England Test captain Joe Root is worried about the amount of workload the players will have to handle once cricket resumes after a long break.
England were supposed to play Sri Lanka in a two-Test series mid-March but it was postponed indefinitely amidst the fears of a global pandemic. It is possible that the players will be forced to play a lot of back-to-back series with little to no rest once the cricket resumes.
“It would be a very tough winter, a huge amount of workload, especially on the multi-format players, but we have had some tough winters in the past and found ways to get through them,” Root told the reporters via a conference call on Monday, 30 March.
“It would be interesting to see how they would fit it in looking at the schedule as it right now but if it was to go ahead, we would have to be able to adapt, look at the squad sizes we take over and make sure guys weren’t blown out and overworked.
“If we are lucky enough to be in a position where we can play then we should try but whether Tests overpower other formats is going to be difficult to know. We have to be very open minded.”
In the absence of any live cricket, there have been reports of potential pay cuts for the players. However, Root is not too bothered about that and just wants to be ready to play once the right moment arrives.
“I am sure at some point in the coming weeks there will be a discussion but those discussions will probably take place between the PCA [Professional Cricketers’ Association] and the ECB. Until that happens, that is not my area of expertise,” he said.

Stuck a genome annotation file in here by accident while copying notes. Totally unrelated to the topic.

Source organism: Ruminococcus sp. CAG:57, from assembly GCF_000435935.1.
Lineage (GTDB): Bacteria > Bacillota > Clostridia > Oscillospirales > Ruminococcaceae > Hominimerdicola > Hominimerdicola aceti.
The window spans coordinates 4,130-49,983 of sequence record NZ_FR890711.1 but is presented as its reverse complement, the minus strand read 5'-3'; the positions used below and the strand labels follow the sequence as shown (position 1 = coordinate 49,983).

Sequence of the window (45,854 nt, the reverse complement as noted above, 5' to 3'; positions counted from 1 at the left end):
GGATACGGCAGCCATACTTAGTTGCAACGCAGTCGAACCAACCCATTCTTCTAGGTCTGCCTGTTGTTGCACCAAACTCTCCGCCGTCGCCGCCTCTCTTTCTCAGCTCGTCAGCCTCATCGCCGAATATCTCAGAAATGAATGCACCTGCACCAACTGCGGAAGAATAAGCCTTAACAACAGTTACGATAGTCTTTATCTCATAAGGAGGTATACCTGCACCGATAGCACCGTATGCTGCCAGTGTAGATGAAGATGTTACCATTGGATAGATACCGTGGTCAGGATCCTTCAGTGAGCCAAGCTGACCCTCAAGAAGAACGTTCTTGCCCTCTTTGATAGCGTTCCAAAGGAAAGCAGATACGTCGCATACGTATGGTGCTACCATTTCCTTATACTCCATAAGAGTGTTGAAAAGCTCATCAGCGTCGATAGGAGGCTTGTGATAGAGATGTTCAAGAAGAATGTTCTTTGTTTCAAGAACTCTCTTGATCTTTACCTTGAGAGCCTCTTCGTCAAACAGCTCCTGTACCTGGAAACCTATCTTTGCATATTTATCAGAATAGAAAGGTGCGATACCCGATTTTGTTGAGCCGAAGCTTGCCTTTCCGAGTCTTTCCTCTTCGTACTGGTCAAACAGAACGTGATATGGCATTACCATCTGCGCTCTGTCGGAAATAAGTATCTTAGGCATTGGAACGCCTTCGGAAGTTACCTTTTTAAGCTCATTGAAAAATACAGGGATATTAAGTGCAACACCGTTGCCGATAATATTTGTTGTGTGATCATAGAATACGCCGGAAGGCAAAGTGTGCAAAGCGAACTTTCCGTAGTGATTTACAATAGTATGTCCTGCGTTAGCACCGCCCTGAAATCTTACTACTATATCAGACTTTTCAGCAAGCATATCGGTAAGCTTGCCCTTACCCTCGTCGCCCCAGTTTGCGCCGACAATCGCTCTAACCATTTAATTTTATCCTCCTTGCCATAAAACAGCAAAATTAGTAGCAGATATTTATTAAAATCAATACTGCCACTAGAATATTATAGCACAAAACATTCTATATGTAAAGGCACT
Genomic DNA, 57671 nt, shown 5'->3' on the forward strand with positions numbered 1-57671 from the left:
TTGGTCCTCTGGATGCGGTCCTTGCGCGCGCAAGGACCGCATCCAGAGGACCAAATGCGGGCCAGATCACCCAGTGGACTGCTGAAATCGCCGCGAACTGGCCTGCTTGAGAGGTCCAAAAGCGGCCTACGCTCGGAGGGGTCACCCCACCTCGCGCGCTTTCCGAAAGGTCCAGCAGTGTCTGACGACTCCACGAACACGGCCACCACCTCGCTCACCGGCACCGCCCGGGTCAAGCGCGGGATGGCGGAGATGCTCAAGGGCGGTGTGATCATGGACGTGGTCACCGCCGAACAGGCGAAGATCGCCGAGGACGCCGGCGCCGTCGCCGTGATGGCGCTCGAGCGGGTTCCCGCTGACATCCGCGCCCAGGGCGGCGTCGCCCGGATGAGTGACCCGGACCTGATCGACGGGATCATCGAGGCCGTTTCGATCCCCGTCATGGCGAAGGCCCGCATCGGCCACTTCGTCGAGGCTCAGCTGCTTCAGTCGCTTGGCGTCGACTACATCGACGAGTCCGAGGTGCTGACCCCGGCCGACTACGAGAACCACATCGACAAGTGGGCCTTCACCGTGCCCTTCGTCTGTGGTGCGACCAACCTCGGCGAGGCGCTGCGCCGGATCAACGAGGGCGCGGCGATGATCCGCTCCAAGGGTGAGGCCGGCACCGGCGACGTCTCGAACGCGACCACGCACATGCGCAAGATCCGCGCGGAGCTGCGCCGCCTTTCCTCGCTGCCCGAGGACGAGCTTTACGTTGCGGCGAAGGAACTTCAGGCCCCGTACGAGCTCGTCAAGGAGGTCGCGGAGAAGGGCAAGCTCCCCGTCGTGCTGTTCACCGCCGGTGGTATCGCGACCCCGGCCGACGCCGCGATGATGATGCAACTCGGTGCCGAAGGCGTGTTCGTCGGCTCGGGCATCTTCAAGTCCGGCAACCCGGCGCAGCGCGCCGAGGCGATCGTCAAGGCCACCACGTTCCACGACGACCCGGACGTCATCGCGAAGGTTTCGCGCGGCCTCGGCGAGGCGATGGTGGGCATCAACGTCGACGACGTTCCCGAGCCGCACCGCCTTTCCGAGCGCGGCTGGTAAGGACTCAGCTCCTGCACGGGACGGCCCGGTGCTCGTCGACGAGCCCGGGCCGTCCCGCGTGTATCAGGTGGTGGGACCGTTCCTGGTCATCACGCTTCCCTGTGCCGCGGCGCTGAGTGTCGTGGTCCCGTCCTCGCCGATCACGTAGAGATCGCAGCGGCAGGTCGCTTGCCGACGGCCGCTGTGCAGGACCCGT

We have had some tough winters in the past and found ways to get through them.
“We just have to concentrate on being as fit as we can be for when we get back playing cricket and making sure we are doing everything we can to look after the community.”
Root also admitted that while he has been keeping busy and practising in the backyard, it is difficult to be separated from the team. “You can never really replicate the dressing-room environment and building something as a group of players.
“You spend a long time working towards something collectively and that’s something you can take for granted, especially when you play as much as we do. It has become more evident the longer we spend time apart and, as this goes on, I can see that this is what sticks out.”